So what does this mean for the music industry? Why should you as an artist care about NFTs? NFTs have the potential to enhance the relationship musicians create between them and their fans but also relationships with streaming services, producers, and record labels. NFTs offer artists a way to conduct a direct transaction with their fans without any middlemen. Nowadays most artists rely on digital music distributors or publishing and licensing services. Some examples of these are TuneCore and Spotify but these same artists also depend a lot on record labels, lawyers, producers and many more ways to connect their music with their fans. According to a recent study by Citigroup, artists receive an average of only 12 percent of all profits from the sales or streams of their music. With current streaming models paying artists as little as $0.03 per stream, it is virtually impossible for musicians with a smaller reach to make a living off of streaming services.The best thing about NFTs is that they offer an entirely new stream of revenue for artists and let fans invest directly into the work of an artist. Creating the potential to make a profit. In this blog we will take a closer look at how you can use NFTs for promotional purposes and the way SmartLabel fits in to this new world.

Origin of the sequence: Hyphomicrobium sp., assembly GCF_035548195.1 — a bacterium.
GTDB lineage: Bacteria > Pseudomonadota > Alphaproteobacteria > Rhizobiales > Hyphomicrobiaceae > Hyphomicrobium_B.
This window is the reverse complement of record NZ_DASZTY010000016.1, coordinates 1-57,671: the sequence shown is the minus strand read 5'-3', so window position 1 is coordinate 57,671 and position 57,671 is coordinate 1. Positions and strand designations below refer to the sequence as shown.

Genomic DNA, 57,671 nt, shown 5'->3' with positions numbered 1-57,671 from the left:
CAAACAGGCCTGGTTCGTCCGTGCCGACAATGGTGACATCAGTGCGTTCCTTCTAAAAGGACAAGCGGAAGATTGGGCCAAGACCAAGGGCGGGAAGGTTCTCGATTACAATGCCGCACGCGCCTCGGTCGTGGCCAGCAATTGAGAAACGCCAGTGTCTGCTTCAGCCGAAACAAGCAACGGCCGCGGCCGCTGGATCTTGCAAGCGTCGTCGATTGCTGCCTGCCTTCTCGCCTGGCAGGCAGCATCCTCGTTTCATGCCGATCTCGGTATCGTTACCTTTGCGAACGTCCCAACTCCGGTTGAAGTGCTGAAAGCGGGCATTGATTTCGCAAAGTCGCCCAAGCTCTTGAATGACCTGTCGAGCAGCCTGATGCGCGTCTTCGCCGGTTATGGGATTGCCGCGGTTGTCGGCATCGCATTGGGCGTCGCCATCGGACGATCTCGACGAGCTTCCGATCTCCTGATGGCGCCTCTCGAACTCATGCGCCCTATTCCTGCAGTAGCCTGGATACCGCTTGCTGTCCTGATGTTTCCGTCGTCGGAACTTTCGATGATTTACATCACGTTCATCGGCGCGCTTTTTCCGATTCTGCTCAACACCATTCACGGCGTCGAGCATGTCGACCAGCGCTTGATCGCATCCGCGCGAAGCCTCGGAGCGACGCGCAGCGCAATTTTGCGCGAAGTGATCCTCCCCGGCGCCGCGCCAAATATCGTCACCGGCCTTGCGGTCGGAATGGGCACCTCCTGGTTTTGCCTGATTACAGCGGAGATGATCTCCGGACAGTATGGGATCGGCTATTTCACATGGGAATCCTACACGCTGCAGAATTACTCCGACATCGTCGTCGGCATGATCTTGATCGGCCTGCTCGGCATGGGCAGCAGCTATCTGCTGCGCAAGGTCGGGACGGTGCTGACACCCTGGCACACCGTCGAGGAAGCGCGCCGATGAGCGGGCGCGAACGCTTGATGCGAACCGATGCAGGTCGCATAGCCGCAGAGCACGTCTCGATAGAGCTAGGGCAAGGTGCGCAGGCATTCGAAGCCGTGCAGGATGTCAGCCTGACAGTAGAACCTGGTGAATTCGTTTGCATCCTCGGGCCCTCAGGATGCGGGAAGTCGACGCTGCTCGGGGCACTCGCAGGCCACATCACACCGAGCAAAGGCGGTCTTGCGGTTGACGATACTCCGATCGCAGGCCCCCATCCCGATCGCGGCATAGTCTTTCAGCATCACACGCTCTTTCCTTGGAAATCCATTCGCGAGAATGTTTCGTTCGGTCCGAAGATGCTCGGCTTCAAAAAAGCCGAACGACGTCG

Using NFTs for promotional purposes

For example, let’s take a look at an imaginary scenario with the artist Celine Dion. She is interested in increasing her fan engagement around the world, and thus she creates a limited number of NFTs to be released at the same time as her newest album drop. Each of these NFTs would be a digital token offered on a decentralized platform, and owning these would give fans all kinds of different benefits. In this case an NFT could be a wav file of a special recording of ´My heart will go on´ where she has the giggles´, something quite exclusive.